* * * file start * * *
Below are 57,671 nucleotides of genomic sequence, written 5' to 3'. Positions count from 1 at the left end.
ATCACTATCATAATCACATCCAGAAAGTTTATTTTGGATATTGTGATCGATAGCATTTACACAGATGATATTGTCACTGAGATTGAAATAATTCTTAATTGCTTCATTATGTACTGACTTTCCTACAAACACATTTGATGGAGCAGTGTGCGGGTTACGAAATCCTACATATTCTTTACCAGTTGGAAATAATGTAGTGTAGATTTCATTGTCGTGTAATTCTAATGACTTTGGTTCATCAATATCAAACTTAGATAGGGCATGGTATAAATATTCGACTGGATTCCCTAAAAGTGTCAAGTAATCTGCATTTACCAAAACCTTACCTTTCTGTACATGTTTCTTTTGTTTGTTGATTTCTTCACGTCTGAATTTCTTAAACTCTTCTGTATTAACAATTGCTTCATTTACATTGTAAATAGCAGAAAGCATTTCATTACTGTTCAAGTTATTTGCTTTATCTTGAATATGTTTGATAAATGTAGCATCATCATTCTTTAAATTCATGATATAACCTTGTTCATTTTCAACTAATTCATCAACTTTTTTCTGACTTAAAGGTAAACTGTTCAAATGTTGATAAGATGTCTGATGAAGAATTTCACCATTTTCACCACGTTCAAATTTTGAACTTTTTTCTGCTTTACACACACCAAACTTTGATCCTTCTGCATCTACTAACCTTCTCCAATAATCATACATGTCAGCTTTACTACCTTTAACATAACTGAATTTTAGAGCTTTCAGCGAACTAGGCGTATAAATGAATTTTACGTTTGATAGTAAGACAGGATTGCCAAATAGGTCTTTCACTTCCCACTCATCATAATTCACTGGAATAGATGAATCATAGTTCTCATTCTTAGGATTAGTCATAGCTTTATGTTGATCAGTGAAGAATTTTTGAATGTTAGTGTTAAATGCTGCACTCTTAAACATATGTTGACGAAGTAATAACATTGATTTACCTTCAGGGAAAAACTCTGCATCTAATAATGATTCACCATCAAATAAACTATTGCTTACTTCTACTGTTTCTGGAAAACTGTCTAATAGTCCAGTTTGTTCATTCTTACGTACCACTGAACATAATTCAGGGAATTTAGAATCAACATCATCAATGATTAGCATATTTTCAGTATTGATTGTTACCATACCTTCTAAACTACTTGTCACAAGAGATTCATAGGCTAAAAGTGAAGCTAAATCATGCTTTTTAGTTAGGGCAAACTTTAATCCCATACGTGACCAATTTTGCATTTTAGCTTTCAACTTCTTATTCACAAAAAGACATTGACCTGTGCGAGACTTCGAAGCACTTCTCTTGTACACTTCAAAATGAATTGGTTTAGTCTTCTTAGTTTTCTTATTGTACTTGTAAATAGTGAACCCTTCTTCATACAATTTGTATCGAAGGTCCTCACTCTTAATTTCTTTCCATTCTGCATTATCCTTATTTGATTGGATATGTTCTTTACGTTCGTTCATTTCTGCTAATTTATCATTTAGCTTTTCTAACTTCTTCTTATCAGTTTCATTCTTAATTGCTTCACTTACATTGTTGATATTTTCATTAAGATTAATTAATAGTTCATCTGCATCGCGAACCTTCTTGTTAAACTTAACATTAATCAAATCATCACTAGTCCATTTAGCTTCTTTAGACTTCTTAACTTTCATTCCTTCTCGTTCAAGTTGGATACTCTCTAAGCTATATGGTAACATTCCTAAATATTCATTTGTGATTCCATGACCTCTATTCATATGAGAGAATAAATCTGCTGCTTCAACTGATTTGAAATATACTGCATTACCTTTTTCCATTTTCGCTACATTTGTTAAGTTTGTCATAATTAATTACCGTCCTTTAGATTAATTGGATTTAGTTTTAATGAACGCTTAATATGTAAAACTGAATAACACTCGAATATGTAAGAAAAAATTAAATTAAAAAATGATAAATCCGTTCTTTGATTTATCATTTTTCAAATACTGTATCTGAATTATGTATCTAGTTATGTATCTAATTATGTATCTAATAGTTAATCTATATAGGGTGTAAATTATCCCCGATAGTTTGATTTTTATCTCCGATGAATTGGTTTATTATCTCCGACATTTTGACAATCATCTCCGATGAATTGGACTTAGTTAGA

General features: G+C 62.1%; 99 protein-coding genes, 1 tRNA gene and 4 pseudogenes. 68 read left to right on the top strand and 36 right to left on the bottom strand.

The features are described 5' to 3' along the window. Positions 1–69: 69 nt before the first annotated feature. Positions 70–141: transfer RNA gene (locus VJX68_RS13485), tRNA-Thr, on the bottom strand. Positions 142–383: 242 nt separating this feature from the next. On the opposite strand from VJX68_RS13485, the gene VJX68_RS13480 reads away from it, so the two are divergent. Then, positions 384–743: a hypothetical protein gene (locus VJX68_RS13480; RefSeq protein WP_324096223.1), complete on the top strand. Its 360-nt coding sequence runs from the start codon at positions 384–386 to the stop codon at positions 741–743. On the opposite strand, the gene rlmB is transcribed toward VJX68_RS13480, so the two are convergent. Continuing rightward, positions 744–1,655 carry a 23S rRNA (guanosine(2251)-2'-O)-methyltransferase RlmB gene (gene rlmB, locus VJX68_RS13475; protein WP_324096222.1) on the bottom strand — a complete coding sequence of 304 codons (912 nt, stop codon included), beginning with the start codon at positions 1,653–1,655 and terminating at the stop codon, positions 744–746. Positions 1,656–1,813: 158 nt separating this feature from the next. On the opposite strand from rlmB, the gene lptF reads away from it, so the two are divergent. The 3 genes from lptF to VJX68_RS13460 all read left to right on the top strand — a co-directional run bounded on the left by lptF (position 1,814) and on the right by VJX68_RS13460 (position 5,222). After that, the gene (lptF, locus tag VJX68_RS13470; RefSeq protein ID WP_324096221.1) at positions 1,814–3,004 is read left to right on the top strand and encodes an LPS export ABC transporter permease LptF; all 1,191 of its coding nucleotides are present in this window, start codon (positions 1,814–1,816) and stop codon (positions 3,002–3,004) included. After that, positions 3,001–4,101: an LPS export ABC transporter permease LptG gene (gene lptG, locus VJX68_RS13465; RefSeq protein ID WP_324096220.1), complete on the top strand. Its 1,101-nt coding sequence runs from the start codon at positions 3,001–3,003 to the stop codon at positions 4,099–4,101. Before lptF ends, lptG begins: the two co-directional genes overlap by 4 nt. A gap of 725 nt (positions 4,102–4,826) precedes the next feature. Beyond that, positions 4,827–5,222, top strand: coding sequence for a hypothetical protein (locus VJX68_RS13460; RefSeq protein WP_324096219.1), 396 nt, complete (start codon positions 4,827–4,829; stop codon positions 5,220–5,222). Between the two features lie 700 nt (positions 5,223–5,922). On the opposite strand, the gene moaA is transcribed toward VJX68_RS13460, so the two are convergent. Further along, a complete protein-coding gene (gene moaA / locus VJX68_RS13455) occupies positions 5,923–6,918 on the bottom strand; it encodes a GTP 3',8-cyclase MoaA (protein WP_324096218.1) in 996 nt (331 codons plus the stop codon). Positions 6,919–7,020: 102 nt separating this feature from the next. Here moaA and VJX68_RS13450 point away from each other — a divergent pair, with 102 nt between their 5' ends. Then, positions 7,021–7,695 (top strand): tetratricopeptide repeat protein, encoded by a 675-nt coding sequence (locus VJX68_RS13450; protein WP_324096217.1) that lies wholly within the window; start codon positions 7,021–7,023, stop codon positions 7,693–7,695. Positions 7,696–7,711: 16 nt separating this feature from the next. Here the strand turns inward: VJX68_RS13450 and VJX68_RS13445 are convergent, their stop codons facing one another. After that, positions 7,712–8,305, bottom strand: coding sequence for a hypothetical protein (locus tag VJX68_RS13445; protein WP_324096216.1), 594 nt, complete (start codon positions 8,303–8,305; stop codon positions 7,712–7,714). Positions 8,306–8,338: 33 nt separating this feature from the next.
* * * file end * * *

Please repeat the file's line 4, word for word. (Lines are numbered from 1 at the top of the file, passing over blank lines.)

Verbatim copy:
The features are described 5' to 3' along the window. Positions 1–69: 69 nt before the first annotated feature. Positions 70–141: transfer RNA gene (locus VJX68_RS13485), tRNA-Thr, on the bottom strand. Positions 142–383: 242 nt separating this feature from the next. On the opposite strand from VJX68_RS13485, the gene VJX68_RS13480 reads away from it, so the two are divergent. Then, positions 384–743: a hypothetical protein gene (locus VJX68_RS13480; RefSeq protein WP_324096223.1), complete on the top strand. Its 360-nt coding sequence runs from the start codon at positions 384–386 to the stop codon at positions 741–743. On the opposite strand, the gene rlmB is transcribed toward VJX68_RS13480, so the two are convergent. Continuing rightward, positions 744–1,655 carry a 23S rRNA (guanosine(2251)-2'-O)-methyltransferase RlmB gene (gene rlmB, locus VJX68_RS13475; protein WP_324096222.1) on the bottom strand — a complete coding sequence of 304 codons (912 nt, stop codon included), beginning with the start codon at positions 1,653–1,655 and terminating at the stop codon, positions 744–746. Positions 1,656–1,813: 158 nt separating this feature from the next. On the opposite strand from rlmB, the gene lptF reads away from it, so the two are divergent. The 3 genes from lptF to VJX68_RS13460 all read left to right on the top strand — a co-directional run bounded on the left by lptF (position 1,814) and on the right by VJX68_RS13460 (position 5,222). After that, the gene (lptF, locus tag VJX68_RS13470; RefSeq protein ID WP_324096221.1) at positions 1,814–3,004 is read left to right on the top strand and encodes an LPS export ABC transporter permease LptF; all 1,191 of its coding nucleotides are present in this window, start codon (positions 1,814–1,816) and stop codon (positions 3,002–3,004) included. After that, positions 3,001–4,101: an LPS export ABC transporter permease LptG gene (gene lptG, locus VJX68_RS13465; RefSeq protein ID WP_324096220.1), complete on the top strand. Its 1,101-nt coding sequence runs from the start codon at positions 3,001–3,003 to the stop codon at positions 4,099–4,101. Before lptF ends, lptG begins: the two co-directional genes overlap by 4 nt. A gap of 725 nt (positions 4,102–4,826) precedes the next feature. Beyond that, positions 4,827–5,222, top strand: coding sequence for a hypothetical protein (locus VJX68_RS13460; RefSeq protein WP_324096219.1), 396 nt, complete (start codon positions 4,827–4,829; stop codon positions 5,220–5,222). Between the two features lie 700 nt (positions 5,223–5,922). On the opposite strand, the gene moaA is transcribed toward VJX68_RS13460, so the two are convergent. Further along, a complete protein-coding gene (gene moaA / locus VJX68_RS13455) occupies positions 5,923–6,918 on the bottom strand; it encodes a GTP 3',8-cyclase MoaA (protein WP_324096218.1) in 996 nt (331 codons plus the stop codon). Positions 6,919–7,020: 102 nt separating this feature from the next. Here moaA and VJX68_RS13450 point away from each other — a divergent pair, with 102 nt between their 5' ends. Then, positions 7,021–7,695 (top strand): tetratricopeptide repeat protein, encoded by a 675-nt coding sequence (locus VJX68_RS13450; protein WP_324096217.1) that lies wholly within the window; start codon positions 7,021–7,023, stop codon positions 7,693–7,695. Positions 7,696–7,711: 16 nt separating this feature from the next. Here the strand turns inward: VJX68_RS13450 and VJX68_RS13445 are convergent, their stop codons facing one another. After that, positions 7,712–8,305, bottom strand: coding sequence for a hypothetical protein (locus tag VJX68_RS13445; protein WP_324096216.1), 594 nt, complete (start codon positions 8,303–8,305; stop codon positions 7,712–7,714). Positions 8,306–8,338: 33 nt separating this feature from the next.